Long-Term Care

PPS Q&A

PPS Alert for Long-Term Care, May 1, 2010

This is an excerpt from a member only article. To read the article in its entirety, please login or subscribe to PPS Alert for Long-Term Care.

Q: We are in the process of training our staff on conducting resident interviews under the MDS 3.0. What are some important behaviors we should address when teaching staff about the importance of body language, both their own and the resident’s?

A: When it comes to the MDS 3.0, your interview technique is definitely important, but your attitude and body language are key factors in interviewing success. For example, look at the relationship between certified nursing assistants (CNA) and the nursing staff. A CNA might believe that a nurse doesn’t value his or her input. Although the nurse may deny this, the CNA came to this conclusion by interpreting the nurse’s body language. Attitude and body language are everything. The way you act or react will give off a certain perception. Body language is a public reflection of your attitude and will either confirm your interest or convey insincerity to the interviewee.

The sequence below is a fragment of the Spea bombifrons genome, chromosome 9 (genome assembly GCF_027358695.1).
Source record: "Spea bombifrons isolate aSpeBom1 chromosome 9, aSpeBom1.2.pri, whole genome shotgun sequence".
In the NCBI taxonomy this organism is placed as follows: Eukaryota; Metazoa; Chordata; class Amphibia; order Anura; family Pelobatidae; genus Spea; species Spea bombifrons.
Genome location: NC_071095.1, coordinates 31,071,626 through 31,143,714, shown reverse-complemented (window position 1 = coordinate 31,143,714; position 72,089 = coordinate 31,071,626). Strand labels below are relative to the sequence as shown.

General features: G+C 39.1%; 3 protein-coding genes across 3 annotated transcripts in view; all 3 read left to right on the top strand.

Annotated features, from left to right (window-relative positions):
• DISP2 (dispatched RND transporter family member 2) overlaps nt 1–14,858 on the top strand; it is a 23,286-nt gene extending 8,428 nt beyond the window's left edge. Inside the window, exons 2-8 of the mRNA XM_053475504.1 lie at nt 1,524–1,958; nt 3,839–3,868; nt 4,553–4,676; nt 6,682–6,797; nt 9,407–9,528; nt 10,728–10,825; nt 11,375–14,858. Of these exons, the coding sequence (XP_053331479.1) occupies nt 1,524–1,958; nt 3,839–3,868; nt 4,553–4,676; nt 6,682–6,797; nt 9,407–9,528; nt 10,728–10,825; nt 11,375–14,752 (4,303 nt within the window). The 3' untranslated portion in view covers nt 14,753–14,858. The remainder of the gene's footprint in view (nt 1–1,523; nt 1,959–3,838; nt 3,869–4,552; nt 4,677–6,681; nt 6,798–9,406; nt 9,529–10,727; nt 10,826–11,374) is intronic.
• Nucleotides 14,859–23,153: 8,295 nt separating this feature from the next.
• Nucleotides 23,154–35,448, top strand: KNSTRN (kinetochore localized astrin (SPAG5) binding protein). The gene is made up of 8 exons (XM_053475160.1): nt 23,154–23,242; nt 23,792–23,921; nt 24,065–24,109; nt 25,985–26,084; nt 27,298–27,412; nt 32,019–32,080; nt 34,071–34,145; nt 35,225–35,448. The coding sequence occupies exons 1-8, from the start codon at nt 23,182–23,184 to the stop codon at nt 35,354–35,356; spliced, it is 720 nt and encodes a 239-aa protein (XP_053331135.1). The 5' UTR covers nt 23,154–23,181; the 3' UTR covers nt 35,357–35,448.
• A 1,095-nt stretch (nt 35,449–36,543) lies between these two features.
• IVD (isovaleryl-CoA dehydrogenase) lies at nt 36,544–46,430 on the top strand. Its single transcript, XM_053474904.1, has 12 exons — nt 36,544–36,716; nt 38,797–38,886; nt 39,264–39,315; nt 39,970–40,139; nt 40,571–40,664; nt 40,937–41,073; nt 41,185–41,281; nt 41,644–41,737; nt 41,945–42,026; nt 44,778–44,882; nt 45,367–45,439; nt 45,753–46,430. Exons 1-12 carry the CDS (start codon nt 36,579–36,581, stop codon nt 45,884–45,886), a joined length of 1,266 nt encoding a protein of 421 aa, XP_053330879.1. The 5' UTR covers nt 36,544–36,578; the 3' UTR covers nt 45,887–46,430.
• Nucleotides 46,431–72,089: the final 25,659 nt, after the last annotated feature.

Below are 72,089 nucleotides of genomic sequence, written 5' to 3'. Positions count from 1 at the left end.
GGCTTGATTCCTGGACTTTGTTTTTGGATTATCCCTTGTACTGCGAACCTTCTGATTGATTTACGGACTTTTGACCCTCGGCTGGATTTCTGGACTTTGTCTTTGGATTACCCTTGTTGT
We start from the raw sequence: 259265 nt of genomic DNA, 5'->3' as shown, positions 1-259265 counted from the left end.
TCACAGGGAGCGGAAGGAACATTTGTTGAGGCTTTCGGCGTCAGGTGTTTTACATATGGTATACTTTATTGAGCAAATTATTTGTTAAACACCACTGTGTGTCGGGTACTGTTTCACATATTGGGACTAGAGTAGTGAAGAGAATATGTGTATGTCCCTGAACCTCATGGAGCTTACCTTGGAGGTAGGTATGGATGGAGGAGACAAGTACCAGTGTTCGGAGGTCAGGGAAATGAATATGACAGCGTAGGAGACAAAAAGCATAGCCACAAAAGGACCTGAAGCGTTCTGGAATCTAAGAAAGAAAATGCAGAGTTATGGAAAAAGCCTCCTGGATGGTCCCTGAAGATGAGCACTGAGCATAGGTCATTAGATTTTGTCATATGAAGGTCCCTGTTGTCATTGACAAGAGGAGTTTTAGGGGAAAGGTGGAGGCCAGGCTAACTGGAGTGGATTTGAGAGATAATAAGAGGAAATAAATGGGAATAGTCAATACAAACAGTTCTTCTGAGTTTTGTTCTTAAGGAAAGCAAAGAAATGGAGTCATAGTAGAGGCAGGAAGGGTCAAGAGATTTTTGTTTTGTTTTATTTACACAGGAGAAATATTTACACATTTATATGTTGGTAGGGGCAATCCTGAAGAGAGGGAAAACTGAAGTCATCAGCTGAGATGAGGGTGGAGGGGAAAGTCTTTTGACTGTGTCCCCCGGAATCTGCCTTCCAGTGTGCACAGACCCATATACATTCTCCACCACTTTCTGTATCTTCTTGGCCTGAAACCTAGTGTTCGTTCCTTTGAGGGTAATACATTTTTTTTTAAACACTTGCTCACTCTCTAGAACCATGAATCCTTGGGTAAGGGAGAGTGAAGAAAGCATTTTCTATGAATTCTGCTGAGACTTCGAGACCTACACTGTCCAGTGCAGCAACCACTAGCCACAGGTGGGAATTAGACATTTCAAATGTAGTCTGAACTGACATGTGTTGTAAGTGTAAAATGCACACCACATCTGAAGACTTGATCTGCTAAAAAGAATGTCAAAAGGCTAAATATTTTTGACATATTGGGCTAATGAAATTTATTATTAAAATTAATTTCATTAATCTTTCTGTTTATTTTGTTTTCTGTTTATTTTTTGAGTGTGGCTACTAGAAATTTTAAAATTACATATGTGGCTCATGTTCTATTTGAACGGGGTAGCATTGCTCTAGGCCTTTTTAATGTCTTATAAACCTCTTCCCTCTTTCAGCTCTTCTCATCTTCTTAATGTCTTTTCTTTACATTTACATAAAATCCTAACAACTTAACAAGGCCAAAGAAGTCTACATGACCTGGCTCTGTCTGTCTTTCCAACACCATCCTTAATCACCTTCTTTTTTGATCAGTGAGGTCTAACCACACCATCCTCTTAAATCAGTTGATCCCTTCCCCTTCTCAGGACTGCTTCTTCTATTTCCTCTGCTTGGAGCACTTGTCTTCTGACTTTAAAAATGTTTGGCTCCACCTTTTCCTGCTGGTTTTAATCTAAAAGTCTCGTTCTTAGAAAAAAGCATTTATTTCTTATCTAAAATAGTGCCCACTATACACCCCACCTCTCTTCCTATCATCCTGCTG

When training your staff on the importance of body language, have them take a step back and think about their attitudes. How do they interact with other staff members and residents? What about their body language? Are they smiling but have their arms crossed?
Or are they telling a staff member that they don’t mind if he or she changes hours, but roll their eyes or let out a sigh at the same time? These actions are noticed, and during an interview, these unconscious actions or reactions must be controlled.
 

This is an excerpt from a member only article. To read the article in its entirety, please login or subscribe to PPS Alert for Long-Term Care.

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